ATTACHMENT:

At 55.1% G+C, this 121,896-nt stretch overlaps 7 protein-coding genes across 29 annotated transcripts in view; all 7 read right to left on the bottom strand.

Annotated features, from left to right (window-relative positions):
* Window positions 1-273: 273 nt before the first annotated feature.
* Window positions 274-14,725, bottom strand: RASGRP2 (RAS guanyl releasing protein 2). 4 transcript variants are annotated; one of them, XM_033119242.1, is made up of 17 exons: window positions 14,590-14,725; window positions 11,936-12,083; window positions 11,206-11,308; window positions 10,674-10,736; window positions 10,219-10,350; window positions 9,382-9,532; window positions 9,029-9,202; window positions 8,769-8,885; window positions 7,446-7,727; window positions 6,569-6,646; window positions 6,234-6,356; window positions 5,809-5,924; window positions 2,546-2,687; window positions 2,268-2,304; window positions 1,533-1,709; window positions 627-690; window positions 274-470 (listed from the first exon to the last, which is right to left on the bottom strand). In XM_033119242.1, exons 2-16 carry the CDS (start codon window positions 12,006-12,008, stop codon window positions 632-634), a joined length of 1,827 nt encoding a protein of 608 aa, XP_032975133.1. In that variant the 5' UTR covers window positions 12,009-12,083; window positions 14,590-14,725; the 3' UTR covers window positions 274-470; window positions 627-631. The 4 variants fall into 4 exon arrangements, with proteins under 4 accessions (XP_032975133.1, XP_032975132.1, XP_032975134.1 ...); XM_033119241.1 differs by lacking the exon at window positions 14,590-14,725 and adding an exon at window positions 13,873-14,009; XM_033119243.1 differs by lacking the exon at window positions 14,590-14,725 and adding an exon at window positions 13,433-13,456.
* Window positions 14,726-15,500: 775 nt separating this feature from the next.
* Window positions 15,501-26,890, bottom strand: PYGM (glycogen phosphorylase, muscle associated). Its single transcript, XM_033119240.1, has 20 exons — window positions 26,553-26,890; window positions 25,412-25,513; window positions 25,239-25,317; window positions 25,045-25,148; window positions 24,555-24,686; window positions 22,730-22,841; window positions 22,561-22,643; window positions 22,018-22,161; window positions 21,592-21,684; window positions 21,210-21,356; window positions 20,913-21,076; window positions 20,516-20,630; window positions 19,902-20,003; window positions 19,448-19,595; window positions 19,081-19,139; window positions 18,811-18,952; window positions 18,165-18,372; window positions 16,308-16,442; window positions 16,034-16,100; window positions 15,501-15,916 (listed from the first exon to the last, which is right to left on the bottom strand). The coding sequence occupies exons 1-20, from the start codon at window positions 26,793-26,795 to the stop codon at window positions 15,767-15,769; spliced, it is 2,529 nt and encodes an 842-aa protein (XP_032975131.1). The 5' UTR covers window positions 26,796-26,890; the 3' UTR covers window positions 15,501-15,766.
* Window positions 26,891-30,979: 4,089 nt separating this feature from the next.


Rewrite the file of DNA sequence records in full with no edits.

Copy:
At 55.1% G+C, this 121,896-nt stretch overlaps 7 protein-coding genes across 29 annotated transcripts in view; all 7 read right to left on the bottom strand.

Annotated features, from left to right (window-relative positions):
* Window positions 1-273: 273 nt before the first annotated feature.
* Window positions 274-14,725, bottom strand: RASGRP2 (RAS guanyl releasing protein 2). 4 transcript variants are annotated; one of them, XM_033119242.1, is made up of 17 exons: window positions 14,590-14,725; window positions 11,936-12,083; window positions 11,206-11,308; window positions 10,674-10,736; window positions 10,219-10,350; window positions 9,382-9,532; window positions 9,029-9,202; window positions 8,769-8,885; window positions 7,446-7,727; window positions 6,569-6,646; window positions 6,234-6,356; window positions 5,809-5,924; window positions 2,546-2,687; window positions 2,268-2,304; window positions 1,533-1,709; window positions 627-690; window positions 274-470 (listed from the first exon to the last, which is right to left on the bottom strand). In XM_033119242.1, exons 2-16 carry the CDS (start codon window positions 12,006-12,008, stop codon window positions 632-634), a joined length of 1,827 nt encoding a protein of 608 aa, XP_032975133.1. In that variant the 5' UTR covers window positions 12,009-12,083; window positions 14,590-14,725; the 3' UTR covers window positions 274-470; window positions 627-631. The 4 variants fall into 4 exon arrangements, with proteins under 4 accessions (XP_032975133.1, XP_032975132.1, XP_032975134.1 ...); XM_033119241.1 differs by lacking the exon at window positions 14,590-14,725 and adding an exon at window positions 13,873-14,009; XM_033119243.1 differs by lacking the exon at window positions 14,590-14,725 and adding an exon at window positions 13,433-13,456.
* Window positions 14,726-15,500: 775 nt separating this feature from the next.
* Window positions 15,501-26,890, bottom strand: PYGM (glycogen phosphorylase, muscle associated). Its single transcript, XM_033119240.1, has 20 exons — window positions 26,553-26,890; window positions 25,412-25,513; window positions 25,239-25,317; window positions 25,045-25,148; window positions 24,555-24,686; window positions 22,730-22,841; window positions 22,561-22,643; window positions 22,018-22,161; window positions 21,592-21,684; window positions 21,210-21,356; window positions 20,913-21,076; window positions 20,516-20,630; window positions 19,902-20,003; window positions 19,448-19,595; window positions 19,081-19,139; window positions 18,811-18,952; window positions 18,165-18,372; window positions 16,308-16,442; window positions 16,034-16,100; window positions 15,501-15,916 (listed from the first exon to the last, which is right to left on the bottom strand). The coding sequence occupies exons 1-20, from the start codon at window positions 26,793-26,795 to the stop codon at window positions 15,767-15,769; spliced, it is 2,529 nt and encodes an 842-aa protein (XP_032975131.1). The 5' UTR covers window positions 26,796-26,890; the 3' UTR covers window positions 15,501-15,766.
* Window positions 26,891-30,979: 4,089 nt separating this feature from the next.